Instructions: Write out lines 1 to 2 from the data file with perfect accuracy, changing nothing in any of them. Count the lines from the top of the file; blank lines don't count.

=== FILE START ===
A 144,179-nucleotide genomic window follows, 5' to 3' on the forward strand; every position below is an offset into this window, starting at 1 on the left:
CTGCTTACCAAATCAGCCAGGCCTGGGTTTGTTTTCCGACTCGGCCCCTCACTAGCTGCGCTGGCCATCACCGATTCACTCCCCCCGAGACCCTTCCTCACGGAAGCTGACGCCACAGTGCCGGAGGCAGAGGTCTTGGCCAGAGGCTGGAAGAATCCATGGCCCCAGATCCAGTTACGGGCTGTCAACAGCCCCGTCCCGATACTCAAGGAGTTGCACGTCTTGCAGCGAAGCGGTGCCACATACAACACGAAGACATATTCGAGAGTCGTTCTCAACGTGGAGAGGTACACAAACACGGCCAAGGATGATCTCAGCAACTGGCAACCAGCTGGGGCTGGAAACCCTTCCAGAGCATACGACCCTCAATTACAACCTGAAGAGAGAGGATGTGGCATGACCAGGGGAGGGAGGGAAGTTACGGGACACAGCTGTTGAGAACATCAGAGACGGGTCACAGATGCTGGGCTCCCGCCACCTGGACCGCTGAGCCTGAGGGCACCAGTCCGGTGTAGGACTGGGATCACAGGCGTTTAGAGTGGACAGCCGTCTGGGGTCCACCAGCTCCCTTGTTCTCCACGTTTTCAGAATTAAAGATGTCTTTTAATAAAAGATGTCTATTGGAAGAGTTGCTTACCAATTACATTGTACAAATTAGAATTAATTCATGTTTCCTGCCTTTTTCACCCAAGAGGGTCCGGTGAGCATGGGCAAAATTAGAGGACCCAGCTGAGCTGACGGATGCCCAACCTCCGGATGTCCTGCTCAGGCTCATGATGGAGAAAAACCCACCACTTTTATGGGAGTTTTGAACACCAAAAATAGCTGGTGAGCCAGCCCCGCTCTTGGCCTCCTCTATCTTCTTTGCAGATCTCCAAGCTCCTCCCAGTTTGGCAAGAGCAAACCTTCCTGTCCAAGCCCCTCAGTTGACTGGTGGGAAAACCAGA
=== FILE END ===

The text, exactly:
A 144,179-nucleotide genomic window follows, 5' to 3' on the forward strand; every position below is an offset into this window, starting at 1 on the left:
CTGCTTACCAAATCAGCCAGGCCTGGGTTTGTTTTCCGACTCGGCCCCTCACTAGCTGCGCTGGCCATCACCGATTCACTCCCCCCGAGACCCTTCCTCACGGAAGCTGACGCCACAGTGCCGGAGGCAGAGGTCTTGGCCAGAGGCTGGAAGAATCCATGGCCCCAGATCCAGTTACGGGCTGTCAACAGCCCCGTCCCGATACTCAAGGAGTTGCACGTCTTGCAGCGAAGCGGTGCCACATACAACACGAAGACATATTCGAGAGTCGTTCTCAACGTGGAGAGGTACACAAACACGGCCAAGGATGATCTCAGCAACTGGCAACCAGCTGGGGCTGGAAACCCTTCCAGAGCATACGACCCTCAATTACAACCTGAAGAGAGAGGATGTGGCATGACCAGGGGAGGGAGGGAAGTTACGGGACACAGCTGTTGAGAACATCAGAGACGGGTCACAGATGCTGGGCTCCCGCCACCTGGACCGCTGAGCCTGAGGGCACCAGTCCGGTGTAGGACTGGGATCACAGGCGTTTAGAGTGGACAGCCGTCTGGGGTCCACCAGCTCCCTTGTTCTCCACGTTTTCAGAATTAAAGATGTCTTTTAATAAAAGATGTCTATTGGAAGAGTTGCTTACCAATTACATTGTACAAATTAGAATTAATTCATGTTTCCTGCCTTTTTCACCCAAGAGGGTCCGGTGAGCATGGGCAAAATTAGAGGACCCAGCTGAGCTGACGGATGCCCAACCTCCGGATGTCCTGCTCAGGCTCATGATGGAGAAAAACCCACCACTTTTATGGGAGTTTTGAACACCAAAAATAGCTGGTGAGCCAGCCCCGCTCTTGGCCTCCTCTATCTTCTTTGCAGATCTCCAAGCTCCTCCCAGTTTGGCAAGAGCAAACCTTCCTGTCCAAGCCCCTCAGTTGACTGGTGGGAAAACCAGA